Open Access Library Journal
Vol.03 No.02(2016), Article ID:68251,8 pages

Protective Effect of bFGF on Bone Marrow Mesenchymal Stem Cell against Hydrogen Peroxide-Induced Apoptosis

Xiaoqing Gao1, Guangqiang Hu1, Guangbi Fan1, Zhiqiang Mei2, Li Deng1, Jie Du1*

1Department of Anatomy and Neurobiology, Sichuan Medical University, Luzhou, China

2Preclinical Medicine Research Center, Sichuan Medical University, Luzhou, China

Copyright © 2016 by authors and OALib.

This work is licensed under the Creative Commons Attribution International License (CC BY).

Received 27 January 2016; accepted 12 February 2016; published 18 February 2016


Bone marrow mesenchymal stem cells (BMSCs) transplantation has emerged as a promising treatment for various central nervous system diseases. However, oxidative stress results in poor survival of transplanted BMSCs in injury central nervous system (CNS). Basic fibroblast growth factor (bFGF) has been reported to have anti-apoptotic properties in serial of cells in oxidative stress. This study was designed to investigate protective effect and potential mechanisms of bFGF against hydrogen peroxide (H2O2)-induced apoptosis of BMSCs. BMSCs were pretreated with 20 ng/ml of bFGF for 30 minutes, followed by exposure to 500 μM H2O2 and bFGF together for 1 hour. bFGF treatment significantly attenuated H2O2-induced cytotoxicity and apoptosis of BMSCs. Moreover, bFGF effectively decreased the levels of TNF-α and IL-6 and increased expression ratio of Bcl-2/Bax in H2O2-induced BMSCs. The findings suggest that bFGF is likely to be an effectively protective agent against oxidative stress-induced apoptosis for BMSCs.


Basic Fibroblast Growth Factor, Bone Marrow Mesenchymal Stem Cells, Hydrogen Peroxide, Oxidative Stress, Apoptosis, Mechanism

Subject Areas: Cell Biology

1. Introduction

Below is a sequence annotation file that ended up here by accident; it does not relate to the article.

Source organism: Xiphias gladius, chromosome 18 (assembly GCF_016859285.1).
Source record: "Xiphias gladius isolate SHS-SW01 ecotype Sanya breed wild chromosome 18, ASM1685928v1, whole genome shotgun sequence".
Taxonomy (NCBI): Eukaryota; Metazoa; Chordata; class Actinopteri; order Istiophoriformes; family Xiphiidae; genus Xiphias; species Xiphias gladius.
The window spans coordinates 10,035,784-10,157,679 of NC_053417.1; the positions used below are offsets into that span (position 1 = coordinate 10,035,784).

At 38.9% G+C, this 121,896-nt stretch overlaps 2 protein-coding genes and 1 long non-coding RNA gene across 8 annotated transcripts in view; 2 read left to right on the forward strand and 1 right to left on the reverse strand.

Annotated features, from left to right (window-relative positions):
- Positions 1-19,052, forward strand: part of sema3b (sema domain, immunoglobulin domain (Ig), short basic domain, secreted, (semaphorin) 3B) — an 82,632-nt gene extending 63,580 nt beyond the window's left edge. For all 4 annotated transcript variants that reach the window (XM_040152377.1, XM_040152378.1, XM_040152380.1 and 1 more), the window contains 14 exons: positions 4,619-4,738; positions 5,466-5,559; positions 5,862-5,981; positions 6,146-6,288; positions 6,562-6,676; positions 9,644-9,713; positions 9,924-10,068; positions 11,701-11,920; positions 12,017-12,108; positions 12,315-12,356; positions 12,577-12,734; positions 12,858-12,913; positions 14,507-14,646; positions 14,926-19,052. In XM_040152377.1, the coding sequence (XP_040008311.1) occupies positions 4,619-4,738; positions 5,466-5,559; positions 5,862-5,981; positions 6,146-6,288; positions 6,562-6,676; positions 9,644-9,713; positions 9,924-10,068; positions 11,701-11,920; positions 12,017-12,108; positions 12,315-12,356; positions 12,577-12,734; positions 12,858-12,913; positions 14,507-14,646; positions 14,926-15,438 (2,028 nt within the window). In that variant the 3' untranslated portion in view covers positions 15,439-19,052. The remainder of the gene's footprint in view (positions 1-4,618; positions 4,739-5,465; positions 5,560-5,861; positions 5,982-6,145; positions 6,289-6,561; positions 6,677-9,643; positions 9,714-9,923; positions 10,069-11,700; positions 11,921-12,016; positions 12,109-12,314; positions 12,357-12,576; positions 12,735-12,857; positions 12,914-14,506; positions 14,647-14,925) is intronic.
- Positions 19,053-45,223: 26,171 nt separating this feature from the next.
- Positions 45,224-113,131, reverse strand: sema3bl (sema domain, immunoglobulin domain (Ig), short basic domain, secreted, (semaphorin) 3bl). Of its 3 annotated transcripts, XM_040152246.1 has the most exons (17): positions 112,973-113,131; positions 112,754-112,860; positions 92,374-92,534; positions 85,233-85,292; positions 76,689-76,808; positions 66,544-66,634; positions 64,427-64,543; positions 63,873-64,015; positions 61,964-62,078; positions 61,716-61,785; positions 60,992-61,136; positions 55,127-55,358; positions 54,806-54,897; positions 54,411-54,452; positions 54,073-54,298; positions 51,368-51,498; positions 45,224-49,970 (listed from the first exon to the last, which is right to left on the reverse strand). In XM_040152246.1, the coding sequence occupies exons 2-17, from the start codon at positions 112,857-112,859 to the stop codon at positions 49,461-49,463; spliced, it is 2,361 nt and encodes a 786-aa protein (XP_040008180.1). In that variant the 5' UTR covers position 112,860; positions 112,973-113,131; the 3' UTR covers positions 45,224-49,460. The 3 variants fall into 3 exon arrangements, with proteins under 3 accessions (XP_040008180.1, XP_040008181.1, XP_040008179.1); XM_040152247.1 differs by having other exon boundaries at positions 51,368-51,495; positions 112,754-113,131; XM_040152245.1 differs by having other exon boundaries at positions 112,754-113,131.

Bone marrow mesenchymal stem cells (BSMCs) are multipotent adult stem cells in bone marrow that have the potential of stem cell differentiation and self-renewal. Studies have shown that BMSCs can differentiate into various cell types, including bone, cartilage, muscle, adipose, neural cells, and so forth in vitro under specific culture conditions [1] - [3] . Moreover, BMSCs possess many merits, such as easy acquisition in vitro, ability to express exogenous genes, minimal host immune rejection and capacity to produce growth factors and cytokines and engraft to the sites of injury [4] - [6] , which make them be ideal choices for cell transplantation. Recent reports indicated that transplantated BMSCs provided a neuroprotection in degenerative disorders of the central nervous system (CNS). However, hostile microenvironments in injured CNS, such as oxidative stress, contribute to the pathological progression and have a negative impact on the survival of transplanted BMSCs [7] . Basic fibroblast growth factor (bFGF), a pleiotropic cytokine, can promote neural cell proliferate, survival [8] [9] , and can induce BMSCs to differentiate into neuron-like cells and enhance the treatment effectiveness of BMSCs transplantation in CNS diseases [10] [11] . In addition, bFGF has properties of anti-oxidation and anti-apoptosis on serial of cells like neuron, photoreceptor cell and myocardial cell [12] - [14] . However, few studies have been conducted on bFGF protecting BMSCs from oxidative stress-induced apoptosis. This study was designed to investigate the protective effect and possible mechanisms of bFGF against hydrogen peroxide (H2O2)-induced apoptosis of BMSCs, which will contribute to furthering our understanding of the therapeutic effect of bFGF- treated BMSCs in transplantation strategies for CNS diseases, especially involved oxidative stress.

2. Material and Methods

2.1. Reagents and Instruments

Fetal bovine serum (FBS, Hyclone, USA); DMEM medium, 3-(4,5-Dimethylthiazol-2-yl)-2,5-diphenyltetrazolium bromide (MTT), 4’,6-diamidino-2-phenyl-indole (DAPI) (Sigma, USA); Enzyme-linked immunosorbent assay (ELISA) Kit (Beijing Yonghui Biological Technology Co., Ltd., Beijing, China); The terminal deoxynucleotidyl transferase (TdT)-mediated dUTP-biotin nick end labeling (TUNEL) in situ cell death detection kit-POD (Roche Diagnostics Gmbh, Mannheim, Germany); Lactate dehydrogenase assay (LDH) Kit (Nanjing Jiancheng Bioengineering Institute, Nanjing, China); Olympus Fluorescence microscope (Japan); Microplate reader (BioTeK, ELX800, Vermont, American).